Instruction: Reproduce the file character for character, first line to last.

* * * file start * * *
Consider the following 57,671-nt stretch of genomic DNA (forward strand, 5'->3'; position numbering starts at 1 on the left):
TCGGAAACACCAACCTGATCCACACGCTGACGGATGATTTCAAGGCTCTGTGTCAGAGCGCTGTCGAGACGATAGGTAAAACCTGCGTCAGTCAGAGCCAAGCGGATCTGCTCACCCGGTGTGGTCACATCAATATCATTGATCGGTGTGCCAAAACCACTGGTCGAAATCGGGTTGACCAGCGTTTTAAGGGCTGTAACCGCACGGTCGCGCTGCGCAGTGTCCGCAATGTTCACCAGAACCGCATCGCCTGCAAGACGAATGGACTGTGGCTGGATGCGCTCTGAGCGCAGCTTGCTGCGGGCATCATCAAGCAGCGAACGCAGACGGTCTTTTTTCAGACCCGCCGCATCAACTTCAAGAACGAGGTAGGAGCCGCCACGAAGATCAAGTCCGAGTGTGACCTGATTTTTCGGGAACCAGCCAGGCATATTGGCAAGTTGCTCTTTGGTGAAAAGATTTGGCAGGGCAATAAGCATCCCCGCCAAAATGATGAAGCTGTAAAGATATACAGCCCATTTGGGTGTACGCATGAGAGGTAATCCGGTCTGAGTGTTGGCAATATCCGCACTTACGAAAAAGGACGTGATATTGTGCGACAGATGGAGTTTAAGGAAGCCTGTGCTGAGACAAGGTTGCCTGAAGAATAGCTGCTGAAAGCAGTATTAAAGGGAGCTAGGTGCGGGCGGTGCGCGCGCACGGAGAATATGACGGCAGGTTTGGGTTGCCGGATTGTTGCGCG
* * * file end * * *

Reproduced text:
Consider the following 57,671-nt stretch of genomic DNA (forward strand, 5'->3'; position numbering starts at 1 on the left):
TCGGAAACACCAACCTGATCCACACGCTGACGGATGATTTCAAGGCTCTGTGTCAGAGCGCTGTCGAGACGATAGGTAAAACCTGCGTCAGTCAGAGCCAAGCGGATCTGCTCACCCGGTGTGGTCACATCAATATCATTGATCGGTGTGCCAAAACCACTGGTCGAAATCGGGTTGACCAGCGTTTTAAGGGCTGTAACCGCACGGTCGCGCTGCGCAGTGTCCGCAATGTTCACCAGAACCGCATCGCCTGCAAGACGAATGGACTGTGGCTGGATGCGCTCTGAGCGCAGCTTGCTGCGGGCATCATCAAGCAGCGAACGCAGACGGTCTTTTTTCAGACCCGCCGCATCAACTTCAAGAACGAGGTAGGAGCCGCCACGAAGATCAAGTCCGAGTGTGACCTGATTTTTCGGGAACCAGCCAGGCATATTGGCAAGTTGCTCTTTGGTGAAAAGATTTGGCAGGGCAATAAGCATCCCCGCCAAAATGATGAAGCTGTAAAGATATACAGCCCATTTGGGTGTACGCATGAGAGGTAATCCGGTCTGAGTGTTGGCAATATCCGCACTTACGAAAAAGGACGTGATATTGTGCGACAGATGGAGTTTAAGGAAGCCTGTGCTGAGACAAGGTTGCCTGAAGAATAGCTGCTGAAAGCAGTATTAAAGGGAGCTAGGTGCGGGCGGTGCGCGCGCACGGAGAATATGACGGCAGGTTTGGGTTGCCGGATTGTTGCGCG